The Econophysics Blog

This blog is dedicated to exploring the application of quantiative tools from mathematics, physics, and other natural sciences to issues in finance, economics, and the social sciences. The focus of this blog will be on tools, methodology, and logic. This blog will also occasionally delve into philosophical issues surrounding quantitative finance and quantitative social science.

Sunday, October 08, 2006

Belated Post-Mortems on Amaranth

Not to beat a dead horse, but here are some interesting post-mortems on Amaranth (a hedge fund that recently 'blew up') that I ran across recently. (Note: I had little to say on the matter up to this point because: (a) I was too busy to post anything to the blog while all that was happening, and (b) as I've said before, I don't like to chase after some transient news event.)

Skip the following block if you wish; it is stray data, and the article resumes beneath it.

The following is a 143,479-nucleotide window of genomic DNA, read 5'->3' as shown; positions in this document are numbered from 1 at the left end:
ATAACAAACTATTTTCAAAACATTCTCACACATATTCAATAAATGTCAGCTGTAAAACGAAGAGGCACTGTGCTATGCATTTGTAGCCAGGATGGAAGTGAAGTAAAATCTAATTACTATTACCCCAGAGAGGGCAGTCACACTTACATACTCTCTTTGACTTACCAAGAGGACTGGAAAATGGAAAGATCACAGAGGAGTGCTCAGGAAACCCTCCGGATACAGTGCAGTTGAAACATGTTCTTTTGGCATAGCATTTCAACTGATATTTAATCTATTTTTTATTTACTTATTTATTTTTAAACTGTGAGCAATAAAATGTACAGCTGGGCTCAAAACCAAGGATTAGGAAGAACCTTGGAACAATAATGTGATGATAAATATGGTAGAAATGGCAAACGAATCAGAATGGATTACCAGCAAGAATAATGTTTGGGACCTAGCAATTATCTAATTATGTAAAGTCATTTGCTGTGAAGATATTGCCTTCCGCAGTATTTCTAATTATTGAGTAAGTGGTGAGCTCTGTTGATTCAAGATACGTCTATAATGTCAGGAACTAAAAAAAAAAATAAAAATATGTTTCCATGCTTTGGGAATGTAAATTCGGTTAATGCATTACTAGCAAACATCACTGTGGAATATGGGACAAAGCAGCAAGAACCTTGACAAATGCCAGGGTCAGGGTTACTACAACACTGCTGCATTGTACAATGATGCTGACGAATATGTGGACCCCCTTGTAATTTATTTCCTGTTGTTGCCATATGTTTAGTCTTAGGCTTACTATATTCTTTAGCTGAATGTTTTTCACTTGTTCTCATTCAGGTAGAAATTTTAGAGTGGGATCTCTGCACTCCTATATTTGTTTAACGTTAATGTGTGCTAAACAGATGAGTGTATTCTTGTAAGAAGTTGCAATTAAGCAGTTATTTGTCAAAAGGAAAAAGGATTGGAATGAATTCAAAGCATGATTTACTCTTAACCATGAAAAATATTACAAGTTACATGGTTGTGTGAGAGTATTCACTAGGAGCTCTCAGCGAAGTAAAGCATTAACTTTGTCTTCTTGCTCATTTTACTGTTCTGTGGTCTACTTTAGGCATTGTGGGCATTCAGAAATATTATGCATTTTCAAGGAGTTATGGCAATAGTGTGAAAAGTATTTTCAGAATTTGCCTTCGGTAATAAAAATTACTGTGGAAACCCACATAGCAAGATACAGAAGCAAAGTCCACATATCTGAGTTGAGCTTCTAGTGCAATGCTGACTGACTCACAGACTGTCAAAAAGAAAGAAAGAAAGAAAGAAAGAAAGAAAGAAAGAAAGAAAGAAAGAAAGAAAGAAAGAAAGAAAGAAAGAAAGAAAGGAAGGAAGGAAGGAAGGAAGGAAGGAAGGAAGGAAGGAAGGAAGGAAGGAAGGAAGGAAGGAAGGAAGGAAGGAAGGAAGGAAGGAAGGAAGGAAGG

There were a couple of stories by Heather Timmons -- one for the New York Times and the other for the International Herald Tribune -- that did a good job of disecting the whole affair. The Times article focused on the foibles of one of Amaranth's young traders who made a bad bet on natural gas prices that people ascribe as the proximate cause of the blow up.

On Nassim Nicholas Taleb's non-blog section of his website titled "Notebook," he makes some interesting comments about the Amaranth situation (including brief comments on the Zelig-like coincidence of having once been in the same office complex with them in Connecticut).


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